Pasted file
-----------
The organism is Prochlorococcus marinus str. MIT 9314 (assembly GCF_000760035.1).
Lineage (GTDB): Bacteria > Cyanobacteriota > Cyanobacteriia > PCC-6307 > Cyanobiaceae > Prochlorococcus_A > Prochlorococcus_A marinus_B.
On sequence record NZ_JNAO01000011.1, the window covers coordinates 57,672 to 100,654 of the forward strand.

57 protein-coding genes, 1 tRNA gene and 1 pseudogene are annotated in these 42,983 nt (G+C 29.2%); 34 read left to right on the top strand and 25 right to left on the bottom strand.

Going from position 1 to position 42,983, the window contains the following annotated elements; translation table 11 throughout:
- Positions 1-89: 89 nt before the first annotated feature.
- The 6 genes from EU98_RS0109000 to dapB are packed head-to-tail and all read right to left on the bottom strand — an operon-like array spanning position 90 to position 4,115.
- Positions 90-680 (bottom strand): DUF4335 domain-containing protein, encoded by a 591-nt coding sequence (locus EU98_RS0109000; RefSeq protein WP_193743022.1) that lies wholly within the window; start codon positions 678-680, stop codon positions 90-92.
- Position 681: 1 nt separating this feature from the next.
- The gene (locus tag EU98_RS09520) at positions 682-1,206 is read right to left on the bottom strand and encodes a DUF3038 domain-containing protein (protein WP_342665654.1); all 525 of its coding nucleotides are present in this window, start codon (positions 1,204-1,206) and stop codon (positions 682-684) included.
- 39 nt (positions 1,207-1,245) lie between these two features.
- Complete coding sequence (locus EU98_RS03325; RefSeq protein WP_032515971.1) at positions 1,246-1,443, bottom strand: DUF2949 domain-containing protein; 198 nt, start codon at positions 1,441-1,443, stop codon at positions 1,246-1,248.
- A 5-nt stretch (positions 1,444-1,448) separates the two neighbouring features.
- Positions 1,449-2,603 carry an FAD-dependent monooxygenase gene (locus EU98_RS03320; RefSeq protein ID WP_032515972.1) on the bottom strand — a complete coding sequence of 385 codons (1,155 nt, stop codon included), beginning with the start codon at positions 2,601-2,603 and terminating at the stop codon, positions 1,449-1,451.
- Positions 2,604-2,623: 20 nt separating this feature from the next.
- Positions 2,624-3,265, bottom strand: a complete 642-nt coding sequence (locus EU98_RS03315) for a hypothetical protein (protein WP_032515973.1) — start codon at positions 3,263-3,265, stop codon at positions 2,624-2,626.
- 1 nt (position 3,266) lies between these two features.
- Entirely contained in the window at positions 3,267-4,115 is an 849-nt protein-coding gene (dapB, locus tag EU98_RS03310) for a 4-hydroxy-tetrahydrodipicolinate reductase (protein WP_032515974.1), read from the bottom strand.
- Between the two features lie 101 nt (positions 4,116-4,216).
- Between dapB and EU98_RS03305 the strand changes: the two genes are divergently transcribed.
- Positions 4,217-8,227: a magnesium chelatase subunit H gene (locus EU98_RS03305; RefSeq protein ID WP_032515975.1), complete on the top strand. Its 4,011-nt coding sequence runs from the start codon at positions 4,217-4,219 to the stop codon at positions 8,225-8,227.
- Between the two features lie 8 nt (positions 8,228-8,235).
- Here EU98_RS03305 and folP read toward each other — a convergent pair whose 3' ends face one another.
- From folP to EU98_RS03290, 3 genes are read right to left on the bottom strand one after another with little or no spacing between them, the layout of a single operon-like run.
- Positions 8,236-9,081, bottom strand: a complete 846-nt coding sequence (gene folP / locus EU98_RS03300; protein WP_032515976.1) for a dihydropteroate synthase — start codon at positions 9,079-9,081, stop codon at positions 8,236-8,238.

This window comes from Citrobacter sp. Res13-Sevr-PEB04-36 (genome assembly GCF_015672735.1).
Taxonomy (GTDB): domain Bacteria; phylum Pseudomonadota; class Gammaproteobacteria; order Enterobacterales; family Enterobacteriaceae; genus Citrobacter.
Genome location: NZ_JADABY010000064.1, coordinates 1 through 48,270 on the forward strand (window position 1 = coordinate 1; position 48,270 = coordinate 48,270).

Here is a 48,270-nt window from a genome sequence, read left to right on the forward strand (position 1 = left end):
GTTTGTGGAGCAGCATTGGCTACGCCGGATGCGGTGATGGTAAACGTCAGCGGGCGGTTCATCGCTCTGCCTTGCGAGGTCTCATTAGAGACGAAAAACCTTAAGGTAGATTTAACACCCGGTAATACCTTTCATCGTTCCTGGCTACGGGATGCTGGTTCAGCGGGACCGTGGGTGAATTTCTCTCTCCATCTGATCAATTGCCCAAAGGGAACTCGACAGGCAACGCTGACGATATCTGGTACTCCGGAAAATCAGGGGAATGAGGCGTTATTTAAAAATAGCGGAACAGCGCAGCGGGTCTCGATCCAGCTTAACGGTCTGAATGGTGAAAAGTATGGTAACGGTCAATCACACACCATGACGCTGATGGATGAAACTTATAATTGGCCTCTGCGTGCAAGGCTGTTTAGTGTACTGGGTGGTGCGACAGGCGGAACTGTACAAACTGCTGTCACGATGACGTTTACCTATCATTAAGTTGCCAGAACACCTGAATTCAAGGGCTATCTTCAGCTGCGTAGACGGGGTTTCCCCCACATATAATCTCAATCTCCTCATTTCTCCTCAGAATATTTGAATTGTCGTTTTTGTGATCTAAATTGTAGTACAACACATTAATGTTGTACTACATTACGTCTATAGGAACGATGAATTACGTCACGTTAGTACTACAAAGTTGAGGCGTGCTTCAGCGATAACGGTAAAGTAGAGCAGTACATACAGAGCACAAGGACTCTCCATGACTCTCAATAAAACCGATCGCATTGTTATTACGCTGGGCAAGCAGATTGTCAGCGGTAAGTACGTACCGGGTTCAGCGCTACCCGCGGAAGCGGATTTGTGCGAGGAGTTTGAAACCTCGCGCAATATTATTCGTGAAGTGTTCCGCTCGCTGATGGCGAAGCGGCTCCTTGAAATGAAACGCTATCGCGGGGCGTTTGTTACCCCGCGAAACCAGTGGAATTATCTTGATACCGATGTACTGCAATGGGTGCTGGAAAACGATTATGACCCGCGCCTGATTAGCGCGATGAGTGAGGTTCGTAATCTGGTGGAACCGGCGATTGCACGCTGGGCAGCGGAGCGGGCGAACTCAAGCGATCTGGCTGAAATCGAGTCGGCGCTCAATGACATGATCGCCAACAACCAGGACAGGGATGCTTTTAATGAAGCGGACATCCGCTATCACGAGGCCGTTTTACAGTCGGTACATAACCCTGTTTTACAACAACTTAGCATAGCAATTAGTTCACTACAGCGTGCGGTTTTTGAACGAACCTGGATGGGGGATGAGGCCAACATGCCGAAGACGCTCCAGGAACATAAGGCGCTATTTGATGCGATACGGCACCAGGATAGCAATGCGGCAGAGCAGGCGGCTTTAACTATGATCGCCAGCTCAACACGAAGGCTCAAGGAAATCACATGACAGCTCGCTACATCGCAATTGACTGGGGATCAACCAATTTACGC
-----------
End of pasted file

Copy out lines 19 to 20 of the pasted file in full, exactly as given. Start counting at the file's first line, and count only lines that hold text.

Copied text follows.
- Between the two features lie 101 nt (positions 4,116-4,216).
- Between dapB and EU98_RS03305 the strand changes: the two genes are divergently transcribed.